Thousands of Iowans Face Eviction Saturday as Moratorium Ends

Defaulting renter with facemask receives letter giving notice of eviction from home on wooden table

By Nikoel Hytrek

July 30, 2021

More than 30,000 Iowans think they will be evicted within two months.

The federal eviction moratorium, put in place to help renters who have struggled to make rent and utility payments, ends on Saturday. It was originally set to expire on June 30 but was extended one month.

President Joe Biden asked Congress on Thursday to extend it for another month, but in the meantime, rental assistance programs may help fill the gap.

However, the Iowa Rent and Utility Assistance Program hasn’t quite lived up to its promise.

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It launched in March to help Iowans outside of Polk County and Des Moines with rent and utility payments.

Of the reported $195 million it received from the US Department of the Treasury in January, Iowa had initially only used $3 million to pay rent, rental arrears, and utilities in May. It used $3.4 million in June.

Ashley Jared, comunications director for the Iowa Finance Authority, said Iowa has now used $9 million for assistance to about 3,000 households in 91 counties.

A week ago, 1,409 households had been assisted through the program, and the program hasn’t requested more funds that are available through the American Rescue Plan.

Debi Durham, director of the Iowa Finance Authority, told the Des Moines Register earlier this month the problem was software issues and not having federal guidelines for how to spend the money.

Jared previously told the Iowa Capital Dispatch they had trouble processing applications fast enough and hired more people to assist.

Now, they have 350 active case workers.

“We have been able to clear that backlog, I am pleased to report,” she said. “Every application in the system that’s been submitted is actively being reviewed by a case manager right now.”

Jared said people should immediately apply for the program if they receive an eviction notice or even a notice of late payment.

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Des Moines and Polk County received separate federal payments of about $15 million. Since the beginning of the year, the two entities have used $9 million and helped more than 2,500 households. That program, the Emergency Rental Assistance Program, is overseen by IMPACT Community Action Partnership, and it started two months earlier than the state-wide program.

The smaller program also pays up to three months of rent assistance in advance, which the state program doesn’t do.

Anne Bacon, executive director for IMPACT CAP, said Polk County and Des Moines are in the same place they were a month ago, in terms of need.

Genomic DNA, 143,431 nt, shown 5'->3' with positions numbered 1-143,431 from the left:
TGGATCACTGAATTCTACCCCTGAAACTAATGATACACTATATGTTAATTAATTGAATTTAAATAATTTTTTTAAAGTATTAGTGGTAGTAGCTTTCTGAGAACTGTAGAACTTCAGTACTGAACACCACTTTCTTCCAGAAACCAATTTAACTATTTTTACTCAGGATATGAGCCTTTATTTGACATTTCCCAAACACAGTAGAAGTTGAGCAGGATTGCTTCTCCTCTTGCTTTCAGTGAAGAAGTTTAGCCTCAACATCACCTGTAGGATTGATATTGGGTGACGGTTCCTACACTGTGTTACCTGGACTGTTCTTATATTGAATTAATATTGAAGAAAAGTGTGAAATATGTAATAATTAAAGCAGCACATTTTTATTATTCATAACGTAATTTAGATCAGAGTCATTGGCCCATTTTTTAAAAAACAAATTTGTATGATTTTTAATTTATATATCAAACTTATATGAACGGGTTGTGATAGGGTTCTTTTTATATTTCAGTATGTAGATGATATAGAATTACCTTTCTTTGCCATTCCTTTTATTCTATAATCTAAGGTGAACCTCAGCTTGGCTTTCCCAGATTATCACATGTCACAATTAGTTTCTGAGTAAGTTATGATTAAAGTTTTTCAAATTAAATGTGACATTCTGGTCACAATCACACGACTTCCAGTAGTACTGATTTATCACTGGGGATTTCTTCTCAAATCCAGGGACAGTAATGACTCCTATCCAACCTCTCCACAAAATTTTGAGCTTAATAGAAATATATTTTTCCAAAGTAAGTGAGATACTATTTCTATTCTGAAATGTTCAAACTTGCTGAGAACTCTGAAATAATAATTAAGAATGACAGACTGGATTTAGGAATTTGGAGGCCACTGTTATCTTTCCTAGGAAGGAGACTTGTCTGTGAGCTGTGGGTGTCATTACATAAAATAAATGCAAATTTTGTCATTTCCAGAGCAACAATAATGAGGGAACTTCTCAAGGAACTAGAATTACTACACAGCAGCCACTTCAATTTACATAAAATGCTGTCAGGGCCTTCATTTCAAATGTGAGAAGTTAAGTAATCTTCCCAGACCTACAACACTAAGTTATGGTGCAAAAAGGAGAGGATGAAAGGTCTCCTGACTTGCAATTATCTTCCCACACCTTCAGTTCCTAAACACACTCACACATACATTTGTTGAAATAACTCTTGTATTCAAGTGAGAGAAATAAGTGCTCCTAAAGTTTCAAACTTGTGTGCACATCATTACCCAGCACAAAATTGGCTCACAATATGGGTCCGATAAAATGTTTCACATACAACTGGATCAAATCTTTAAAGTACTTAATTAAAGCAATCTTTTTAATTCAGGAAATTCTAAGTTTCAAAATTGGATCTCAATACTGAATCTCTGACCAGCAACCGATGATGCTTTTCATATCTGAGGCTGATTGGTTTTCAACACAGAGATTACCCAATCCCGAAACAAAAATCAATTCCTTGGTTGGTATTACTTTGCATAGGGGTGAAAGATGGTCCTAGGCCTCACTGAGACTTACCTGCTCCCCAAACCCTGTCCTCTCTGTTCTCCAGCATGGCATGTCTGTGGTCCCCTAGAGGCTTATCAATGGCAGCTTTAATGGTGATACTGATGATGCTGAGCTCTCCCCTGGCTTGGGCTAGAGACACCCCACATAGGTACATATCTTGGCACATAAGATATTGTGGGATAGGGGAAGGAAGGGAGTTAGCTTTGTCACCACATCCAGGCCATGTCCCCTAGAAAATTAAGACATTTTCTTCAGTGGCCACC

In the past week alone, she said the program has administered $1.3 million in assistance.

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The number of applications hasn’t decreased, and Bacon expects a significant increase in applicants if the eviction moratorium ends. Jared said the situation looks the same statewide.

“I don’t know, you know, how big an issue it’ll be, how fast an issue it will climb,” she said. “The eviction’s bad enough, but then having nowhere else for people to go is extremely problematic as well.”

So far, the money has gone to rent and utilities. Bacon said they haven’t had as much need for food assistance, though some of those programs are ending as well.

The group has used all of its money from round one of its allocation, and round two is expected to last through mid-September at the rate it’s distributing money. Bacon said it’ll go faster if they have more applicants.

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Bacon said recovery takes longer than people realize, especially when it often hits low-income people last, and that’s why an end to the eviction moratorium could be a disaster to people being forced from their homes without other options because of the lack of affordable housing.

“It still takes families longer to rebound back because of the economic hole that’s been created by having so many months without adequate income,” she said.

Most of the people the Emergency Rental Assistance Program help live below the poverty line. Some are unemployed, some collect money doing Uber, Doordash, or other nontraditional jobs, but still need help.

“Some people have stuck to the rhetoric that this has to do with people just not wanting to work,” Bacon said. “And I think as long as we focus only on that, we won’t understand what is truly happening, because that’s not our experience with families.”

She said a lot of the people IMPACT CAP works with have child care costs to deal with on top of their utilities and rent.

“It’s an odd feeling to have no idea what’s going to happen,” she said. “COVID in itself is unpredictable and I think its effects are equally unpredictable.”

UPDATE (July 30, 2021, 4:52 p.m.): This story has new information from Ashley Jared of the Iowa Finance Authority.


by Nikoel Hytrek
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  • Nikoel Hytrek

    Nikoel Hytrek is Iowa Starting Line’s longest-serving reporter. She covers LGBTQ issues, abortion rights and all topics of interest to Iowans. Her biggest goal is to help connect the dots between policy and people’s real lives. If you have story ideas or tips, send them over to [email protected].


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